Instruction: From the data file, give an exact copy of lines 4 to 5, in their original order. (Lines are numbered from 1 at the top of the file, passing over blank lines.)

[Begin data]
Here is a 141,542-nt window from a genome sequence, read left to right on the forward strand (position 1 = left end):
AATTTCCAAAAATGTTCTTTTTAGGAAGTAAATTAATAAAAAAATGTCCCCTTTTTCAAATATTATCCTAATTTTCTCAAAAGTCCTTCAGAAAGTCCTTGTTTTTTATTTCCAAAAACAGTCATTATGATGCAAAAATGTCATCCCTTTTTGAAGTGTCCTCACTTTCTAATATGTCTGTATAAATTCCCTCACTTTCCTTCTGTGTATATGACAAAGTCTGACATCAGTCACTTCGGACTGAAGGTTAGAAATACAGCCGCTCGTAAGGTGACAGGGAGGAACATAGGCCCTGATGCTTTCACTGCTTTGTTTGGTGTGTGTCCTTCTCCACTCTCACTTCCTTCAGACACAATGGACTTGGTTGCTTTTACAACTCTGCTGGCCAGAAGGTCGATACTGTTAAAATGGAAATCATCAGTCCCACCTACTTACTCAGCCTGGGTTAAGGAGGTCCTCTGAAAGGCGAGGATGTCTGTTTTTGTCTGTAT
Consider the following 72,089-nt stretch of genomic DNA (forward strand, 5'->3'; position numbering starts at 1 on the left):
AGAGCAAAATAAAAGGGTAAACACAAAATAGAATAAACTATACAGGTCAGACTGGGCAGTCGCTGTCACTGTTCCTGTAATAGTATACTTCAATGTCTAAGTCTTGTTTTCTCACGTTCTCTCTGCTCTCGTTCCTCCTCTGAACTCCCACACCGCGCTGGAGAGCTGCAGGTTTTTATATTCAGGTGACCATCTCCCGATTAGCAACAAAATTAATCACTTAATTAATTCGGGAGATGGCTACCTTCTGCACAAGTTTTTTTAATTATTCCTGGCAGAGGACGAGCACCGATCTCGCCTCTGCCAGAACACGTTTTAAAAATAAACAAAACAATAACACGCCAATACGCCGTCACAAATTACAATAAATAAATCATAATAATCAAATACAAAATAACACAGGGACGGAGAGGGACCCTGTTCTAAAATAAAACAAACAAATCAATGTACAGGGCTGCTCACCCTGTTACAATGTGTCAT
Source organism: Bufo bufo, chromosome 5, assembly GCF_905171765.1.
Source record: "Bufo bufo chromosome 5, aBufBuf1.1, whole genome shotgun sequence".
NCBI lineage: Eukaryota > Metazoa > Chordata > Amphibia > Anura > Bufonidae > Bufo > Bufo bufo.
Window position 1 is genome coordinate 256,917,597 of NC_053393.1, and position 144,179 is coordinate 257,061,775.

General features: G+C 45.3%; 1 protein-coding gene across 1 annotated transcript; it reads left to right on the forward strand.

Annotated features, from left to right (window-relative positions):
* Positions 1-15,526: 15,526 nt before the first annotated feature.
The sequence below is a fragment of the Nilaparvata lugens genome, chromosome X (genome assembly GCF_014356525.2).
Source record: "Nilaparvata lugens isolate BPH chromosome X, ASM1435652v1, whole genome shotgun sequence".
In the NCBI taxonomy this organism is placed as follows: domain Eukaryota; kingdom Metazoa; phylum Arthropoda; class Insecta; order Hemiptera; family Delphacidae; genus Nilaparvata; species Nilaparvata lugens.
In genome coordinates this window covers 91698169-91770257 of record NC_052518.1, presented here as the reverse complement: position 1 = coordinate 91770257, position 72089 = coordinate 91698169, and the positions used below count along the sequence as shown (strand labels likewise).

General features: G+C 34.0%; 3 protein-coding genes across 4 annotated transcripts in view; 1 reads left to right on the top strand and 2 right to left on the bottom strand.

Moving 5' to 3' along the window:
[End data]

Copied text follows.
AGAGCAAAATAAAAGGGTAAACACAAAATAGAATAAACTATACAGGTCAGACTGGGCAGTCGCTGTCACTGTTCCTGTAATAGTATACTTCAATGTCTAAGTCTTGTTTTCTCACGTTCTCTCTGCTCTCGTTCCTCCTCTGAACTCCCACACCGCGCTGGAGAGCTGCAGGTTTTTATATTCAGGTGACCATCTCCCGATTAGCAACAAAATTAATCACTTAATTAATTCGGGAGATGGCTACCTTCTGCACAAGTTTTTTTAATTATTCCTGGCAGAGGACGAGCACCGATCTCGCCTCTGCCAGAACACGTTTTAAAAATAAACAAAACAATAACACGCCAATACGCCGTCACAAATTACAATAAATAAATCATAATAATCAAATACAAAATAACACAGGGACGGAGAGGGACCCTGTTCTAAAATAAAACAAACAAATCAATGTACAGGGCTGCTCACCCTGTTACAATGTGTCAT
Source organism: Bufo bufo, chromosome 5, assembly GCF_905171765.1.